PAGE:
Check your apps and tweak the settings to get just the notifications you want. Unsubscribe from extraneous email notifications. Perhaps a daily notification of changes in your project is all you need, rather than minute-by-minute details. Or maybe you don't need that daily email either. Just click the Unsubscribe link in the bottom of the email notifications you don't want—that's a quick way to quit getting that one notification type.

Or use a tool like Unroll. Balance push and email notifications. Trello, Slack, Basecamp, Google Docs, and other apps are smart with their notifications. If the app's open, it'll send you push notifications; if closed, it'll bundle notifications up and email them to you. If your app offers that, emails can be a great way to make sure you don't miss the most important stuff, while keeping distracting apps closed when you don't need them.

Mute everything when you need to focus. Or, you can just turn off all notifications when you really don't need distractions—and you don't have to turn off your internet, either. Here's how on macOS and Windows:. In macOS, just open the notifications pane by swiping with 2 fingers from the edge of your trackpad or clicking the notifications icon in the menubar.

Then, scroll up, and a Do Not Disturb switch will show up to turn off notifications temporarily. In Windows 10, click the notifications icon in your taskbar, then tap the Quiet Hours button to mute all notifications. Another option is to create your own customized notifications. Say you want a message in Slack when your appointments are coming up—but only if they aren't your routine team meetings.

Or perhaps you'd like all of your notifications in an Evernote note to review at once. App automation tool Zapier can help. With this option, the menu bar does not show up, unless and until you roll over your cursor at the top of the screen. Below we have given a detailed step-by-step guide on how to auto-hide the menu bar in OS X El Capitan. Step 3. Once you have done this, the menu bar will remain in hidden mode. Yes, it will show up once you move your cursor at top of the screen.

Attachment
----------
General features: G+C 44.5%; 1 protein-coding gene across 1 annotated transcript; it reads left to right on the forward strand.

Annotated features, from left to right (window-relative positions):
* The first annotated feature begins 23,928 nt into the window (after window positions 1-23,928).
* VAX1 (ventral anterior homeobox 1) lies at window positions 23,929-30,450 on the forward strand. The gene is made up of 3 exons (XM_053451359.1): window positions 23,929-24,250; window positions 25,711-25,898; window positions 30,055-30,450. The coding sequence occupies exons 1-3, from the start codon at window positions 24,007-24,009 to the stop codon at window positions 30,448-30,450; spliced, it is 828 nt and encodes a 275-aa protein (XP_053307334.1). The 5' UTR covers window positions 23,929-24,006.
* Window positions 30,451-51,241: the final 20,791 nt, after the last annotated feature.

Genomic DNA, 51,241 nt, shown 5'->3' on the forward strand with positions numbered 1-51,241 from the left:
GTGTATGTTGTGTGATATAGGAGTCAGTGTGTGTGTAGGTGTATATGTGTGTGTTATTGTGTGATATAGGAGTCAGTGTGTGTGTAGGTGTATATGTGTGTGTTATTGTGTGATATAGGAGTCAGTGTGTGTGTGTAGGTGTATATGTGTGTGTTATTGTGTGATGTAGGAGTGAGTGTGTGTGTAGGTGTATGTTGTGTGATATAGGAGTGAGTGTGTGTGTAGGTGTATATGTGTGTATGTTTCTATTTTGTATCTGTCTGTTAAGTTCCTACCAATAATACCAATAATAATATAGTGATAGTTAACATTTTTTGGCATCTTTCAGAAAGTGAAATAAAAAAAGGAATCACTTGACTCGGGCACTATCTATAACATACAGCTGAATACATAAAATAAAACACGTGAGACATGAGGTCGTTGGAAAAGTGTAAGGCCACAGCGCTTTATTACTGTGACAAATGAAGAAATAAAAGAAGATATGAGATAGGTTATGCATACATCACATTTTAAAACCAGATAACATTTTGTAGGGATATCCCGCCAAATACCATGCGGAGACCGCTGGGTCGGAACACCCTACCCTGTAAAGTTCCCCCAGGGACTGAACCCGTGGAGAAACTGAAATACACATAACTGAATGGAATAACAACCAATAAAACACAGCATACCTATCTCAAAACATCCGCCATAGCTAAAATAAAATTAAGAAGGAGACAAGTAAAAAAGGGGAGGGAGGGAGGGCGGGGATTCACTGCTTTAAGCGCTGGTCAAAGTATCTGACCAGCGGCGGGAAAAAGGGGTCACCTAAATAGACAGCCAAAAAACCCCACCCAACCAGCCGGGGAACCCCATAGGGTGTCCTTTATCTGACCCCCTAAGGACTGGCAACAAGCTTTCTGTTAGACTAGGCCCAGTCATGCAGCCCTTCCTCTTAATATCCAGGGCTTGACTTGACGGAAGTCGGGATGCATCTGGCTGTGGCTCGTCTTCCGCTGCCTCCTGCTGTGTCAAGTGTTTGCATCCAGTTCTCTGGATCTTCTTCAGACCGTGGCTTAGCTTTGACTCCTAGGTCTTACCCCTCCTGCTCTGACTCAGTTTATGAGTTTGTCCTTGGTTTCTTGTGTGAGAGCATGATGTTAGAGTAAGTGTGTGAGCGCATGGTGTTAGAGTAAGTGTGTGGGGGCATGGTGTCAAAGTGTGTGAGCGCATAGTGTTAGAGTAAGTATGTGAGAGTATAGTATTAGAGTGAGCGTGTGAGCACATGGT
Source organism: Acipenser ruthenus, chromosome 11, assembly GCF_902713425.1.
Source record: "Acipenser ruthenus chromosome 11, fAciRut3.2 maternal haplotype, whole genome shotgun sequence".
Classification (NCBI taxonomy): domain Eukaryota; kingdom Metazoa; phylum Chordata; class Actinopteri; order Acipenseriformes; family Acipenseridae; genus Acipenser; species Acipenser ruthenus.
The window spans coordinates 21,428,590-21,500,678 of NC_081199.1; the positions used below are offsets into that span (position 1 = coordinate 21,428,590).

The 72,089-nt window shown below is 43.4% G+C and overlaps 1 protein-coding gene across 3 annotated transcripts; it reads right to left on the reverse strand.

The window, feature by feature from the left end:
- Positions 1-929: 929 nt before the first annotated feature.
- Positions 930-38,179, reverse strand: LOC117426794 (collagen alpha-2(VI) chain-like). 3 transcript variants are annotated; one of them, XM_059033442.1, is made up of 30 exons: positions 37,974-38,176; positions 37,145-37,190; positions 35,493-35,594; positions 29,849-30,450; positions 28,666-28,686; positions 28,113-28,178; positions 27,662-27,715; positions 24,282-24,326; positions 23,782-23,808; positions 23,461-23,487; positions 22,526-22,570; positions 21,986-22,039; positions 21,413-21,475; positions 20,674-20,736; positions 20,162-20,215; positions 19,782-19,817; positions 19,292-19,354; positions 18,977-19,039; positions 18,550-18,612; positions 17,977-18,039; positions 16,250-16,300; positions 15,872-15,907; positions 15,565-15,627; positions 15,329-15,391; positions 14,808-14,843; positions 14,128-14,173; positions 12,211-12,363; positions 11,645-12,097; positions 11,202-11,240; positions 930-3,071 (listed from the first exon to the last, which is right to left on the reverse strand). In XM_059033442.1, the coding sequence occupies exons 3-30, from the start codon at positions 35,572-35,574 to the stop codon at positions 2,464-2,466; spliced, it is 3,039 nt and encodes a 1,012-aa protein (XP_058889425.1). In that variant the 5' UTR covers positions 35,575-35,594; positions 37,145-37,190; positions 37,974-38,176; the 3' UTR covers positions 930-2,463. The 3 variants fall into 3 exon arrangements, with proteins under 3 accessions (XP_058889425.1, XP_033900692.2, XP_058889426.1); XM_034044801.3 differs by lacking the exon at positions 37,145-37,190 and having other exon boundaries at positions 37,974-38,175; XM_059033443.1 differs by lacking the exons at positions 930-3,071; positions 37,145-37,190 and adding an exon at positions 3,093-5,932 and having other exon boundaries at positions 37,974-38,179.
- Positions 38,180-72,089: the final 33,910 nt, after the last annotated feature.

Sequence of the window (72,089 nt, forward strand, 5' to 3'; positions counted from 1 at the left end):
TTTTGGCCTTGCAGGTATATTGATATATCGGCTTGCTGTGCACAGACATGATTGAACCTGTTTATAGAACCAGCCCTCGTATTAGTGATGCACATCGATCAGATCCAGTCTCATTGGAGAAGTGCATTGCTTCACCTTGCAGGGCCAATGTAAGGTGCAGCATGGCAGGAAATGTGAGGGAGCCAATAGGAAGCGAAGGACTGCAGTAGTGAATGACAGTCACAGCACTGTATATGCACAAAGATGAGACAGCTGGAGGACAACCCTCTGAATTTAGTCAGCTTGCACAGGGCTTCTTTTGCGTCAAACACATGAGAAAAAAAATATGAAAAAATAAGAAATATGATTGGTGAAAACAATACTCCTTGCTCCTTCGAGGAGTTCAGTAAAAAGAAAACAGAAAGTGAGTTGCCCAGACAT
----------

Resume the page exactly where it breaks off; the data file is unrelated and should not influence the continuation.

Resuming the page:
Jignesh Padhiyar. Last Updated: October 9, pm.

Sponsored Links. If selected, the activity indicator in each tab will be displayed when new output is recevied and the tab is not selected.

How to Hide an Excel Menu Bar for Users

If selected, non-selected tabs will indicate they have unseen output with a blue circle in the tab. If selected, the tab bar will show briefly when switching tabs in a fullscreen window. It will also show briefly when the number of tabs changes. If selected, tabs will grow large enough to fill the entire tab bar, like system native tab bars.

This is on by default starting in version 3. When a tab has split panes, this option controls whether each split pane will have its own title bar. When enabled, each pane gets its own status bar. When disabled, the window has a single status bar that shows information pertaining to the current pane.

If enabled, windows in the background that is, those not receiving keyboard input are dimmed according to the above settings. When a window or pane is dimmed, this option controls whether the background color is dimmed or only the text colors.